When it came time to defend the Astra-Zeneca vaccine, the WHO did so, but people and politicians did not heed it. When advice should have been taken, the people seemed to have lost faith. Whether this was a pharmaceutical battle we will never know. But when politicians are convinced, no amount of scientific reasoning will make them change their mind. And perhaps this is just as well, as politicians are closer to the voice of the people. Labs, which experiment on viruses (the so-called gain-of-function research to predict mutations), which do not in effect beat that virus, or, for that matter, are not publicized does not do any good to science. Science is then seen as the enemy. No amount of statistics will convince someone to take a vaccine with a very rare side-effect instead of one which does not have one. But the hard truth is that all the vaccines have produced side effects. These are published. Moreover, the AstraZeneca vaccine seems to be giving more than 80% protection against variants while the others are much less.

Finally, was there any conflict of interest within the WHO? This is a hard question to answer. I really wish there was not and I do not take kindly to conspiracy theories. These do not promulgate solidarity and collaboration. Instead they cause more harm. But one cannot help wonder whether the Chinese government pressured the WHO not to advise that they close down their borders. Pressure or not, the WHO was wrong when it did not see the above coincidence and red flags mentioned. It is its job to advise on closing borders and not of course to order. It is useless then to come and say on television that not taking the vaccine is immoral when you are making a mess of it. People felt they failed us. Many could not have helped to wonder whether the Director-General of the WHO felt pressured by China in some way, perhaps because just some time before, China had chosen his country, Ethiopia, to build a hospital in Africa. I trust that the integrity of the Director-General was in its proper place, but one cannot blame the general public when they raise eyebrows.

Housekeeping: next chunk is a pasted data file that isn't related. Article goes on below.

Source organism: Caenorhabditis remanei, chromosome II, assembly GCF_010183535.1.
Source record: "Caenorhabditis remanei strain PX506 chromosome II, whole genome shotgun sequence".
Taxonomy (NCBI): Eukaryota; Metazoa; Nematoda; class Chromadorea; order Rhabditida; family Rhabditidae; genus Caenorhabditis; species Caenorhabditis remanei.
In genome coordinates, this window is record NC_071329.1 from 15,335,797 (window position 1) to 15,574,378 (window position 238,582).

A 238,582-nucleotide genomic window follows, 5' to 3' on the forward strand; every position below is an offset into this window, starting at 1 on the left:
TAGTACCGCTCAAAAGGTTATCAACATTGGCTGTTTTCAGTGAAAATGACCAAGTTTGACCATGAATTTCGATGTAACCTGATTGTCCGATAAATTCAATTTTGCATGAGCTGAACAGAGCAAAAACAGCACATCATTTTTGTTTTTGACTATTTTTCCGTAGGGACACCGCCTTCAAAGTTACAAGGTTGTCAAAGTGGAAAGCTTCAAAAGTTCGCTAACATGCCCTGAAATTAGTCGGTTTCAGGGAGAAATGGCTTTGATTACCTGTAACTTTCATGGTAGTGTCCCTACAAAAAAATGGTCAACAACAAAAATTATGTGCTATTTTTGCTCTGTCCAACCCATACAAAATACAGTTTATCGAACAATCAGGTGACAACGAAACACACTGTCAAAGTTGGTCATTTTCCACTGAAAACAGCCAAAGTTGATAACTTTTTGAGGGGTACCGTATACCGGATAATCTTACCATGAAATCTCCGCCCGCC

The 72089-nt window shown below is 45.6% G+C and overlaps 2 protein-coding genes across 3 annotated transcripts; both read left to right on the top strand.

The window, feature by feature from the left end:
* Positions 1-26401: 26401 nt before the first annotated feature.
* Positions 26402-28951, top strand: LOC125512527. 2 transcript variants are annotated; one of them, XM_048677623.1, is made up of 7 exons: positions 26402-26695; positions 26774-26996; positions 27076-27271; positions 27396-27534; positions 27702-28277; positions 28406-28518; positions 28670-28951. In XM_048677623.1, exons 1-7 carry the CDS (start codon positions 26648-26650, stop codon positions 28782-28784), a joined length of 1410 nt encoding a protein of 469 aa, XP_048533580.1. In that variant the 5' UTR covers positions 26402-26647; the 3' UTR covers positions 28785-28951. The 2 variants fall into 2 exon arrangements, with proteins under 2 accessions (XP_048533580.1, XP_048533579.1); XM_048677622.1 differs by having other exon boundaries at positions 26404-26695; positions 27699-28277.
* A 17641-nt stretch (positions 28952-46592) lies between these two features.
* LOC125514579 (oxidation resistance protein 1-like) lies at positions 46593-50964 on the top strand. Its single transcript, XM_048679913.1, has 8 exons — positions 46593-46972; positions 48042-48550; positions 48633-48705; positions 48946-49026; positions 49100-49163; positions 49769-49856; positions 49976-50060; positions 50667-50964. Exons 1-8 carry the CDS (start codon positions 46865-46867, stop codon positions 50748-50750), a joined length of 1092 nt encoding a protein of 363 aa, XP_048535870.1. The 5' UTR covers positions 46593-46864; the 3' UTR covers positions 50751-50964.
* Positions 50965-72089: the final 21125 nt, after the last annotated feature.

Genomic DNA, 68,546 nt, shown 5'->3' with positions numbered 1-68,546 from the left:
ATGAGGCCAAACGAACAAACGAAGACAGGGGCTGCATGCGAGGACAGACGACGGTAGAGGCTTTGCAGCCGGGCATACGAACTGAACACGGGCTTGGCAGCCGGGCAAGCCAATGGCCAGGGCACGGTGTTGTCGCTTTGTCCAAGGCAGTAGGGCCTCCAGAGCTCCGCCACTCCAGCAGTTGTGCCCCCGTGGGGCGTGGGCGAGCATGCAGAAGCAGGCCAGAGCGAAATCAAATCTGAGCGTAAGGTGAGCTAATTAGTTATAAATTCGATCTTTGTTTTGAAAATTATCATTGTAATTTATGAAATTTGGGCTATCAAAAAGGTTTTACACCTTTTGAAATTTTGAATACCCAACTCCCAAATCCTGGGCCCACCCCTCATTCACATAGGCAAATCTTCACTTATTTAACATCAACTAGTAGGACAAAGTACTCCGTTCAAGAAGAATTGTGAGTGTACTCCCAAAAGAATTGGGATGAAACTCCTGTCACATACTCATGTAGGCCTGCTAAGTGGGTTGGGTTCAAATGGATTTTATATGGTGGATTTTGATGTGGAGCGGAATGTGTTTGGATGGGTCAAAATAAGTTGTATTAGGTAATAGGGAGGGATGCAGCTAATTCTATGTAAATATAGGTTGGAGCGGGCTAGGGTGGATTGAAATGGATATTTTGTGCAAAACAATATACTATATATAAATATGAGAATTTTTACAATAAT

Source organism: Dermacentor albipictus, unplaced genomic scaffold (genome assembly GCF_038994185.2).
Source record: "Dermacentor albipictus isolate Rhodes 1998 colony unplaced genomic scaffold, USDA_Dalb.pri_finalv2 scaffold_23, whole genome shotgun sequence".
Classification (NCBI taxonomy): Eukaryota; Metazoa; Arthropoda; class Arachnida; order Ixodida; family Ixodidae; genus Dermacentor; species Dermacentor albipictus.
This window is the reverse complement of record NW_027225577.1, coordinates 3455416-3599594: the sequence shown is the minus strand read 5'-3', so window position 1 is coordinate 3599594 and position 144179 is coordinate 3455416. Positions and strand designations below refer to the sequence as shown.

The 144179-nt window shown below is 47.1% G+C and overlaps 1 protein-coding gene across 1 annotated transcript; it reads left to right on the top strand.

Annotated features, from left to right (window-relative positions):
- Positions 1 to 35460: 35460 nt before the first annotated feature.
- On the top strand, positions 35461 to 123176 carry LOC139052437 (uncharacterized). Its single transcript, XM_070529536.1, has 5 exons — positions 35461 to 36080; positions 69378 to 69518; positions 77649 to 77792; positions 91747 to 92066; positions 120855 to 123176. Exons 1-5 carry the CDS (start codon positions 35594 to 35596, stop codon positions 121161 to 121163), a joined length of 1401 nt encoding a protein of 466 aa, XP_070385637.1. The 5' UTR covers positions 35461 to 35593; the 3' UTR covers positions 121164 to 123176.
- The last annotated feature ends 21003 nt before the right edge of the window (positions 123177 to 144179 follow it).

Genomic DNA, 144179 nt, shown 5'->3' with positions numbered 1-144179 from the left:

As Jordan Peterson says in his new book, we need to have faith in our institutions, be they religious, political or social. But if these become too rigid and do not listen to reasoned voices but instead stifle them, then there is a great danger of loss in the basic trust we need to have, which in turn opens the road for the more anarchists among us to do havoc. I still put my trust in the WHO, which now has to advise on the Gain-of-function research on viruses.

 

Pierre Mallia is Professor of Family Medicine and Patients' Rights and teaches University of Malta. He chairs the Bioethics Research Programme of the Faculty of Medicine and Surgery. He also chairs the Bioethics Consultative Committee.

This article is his personal opinion and does not represent the opinion of any committee or Board he serves on.

 

Email: [email protected]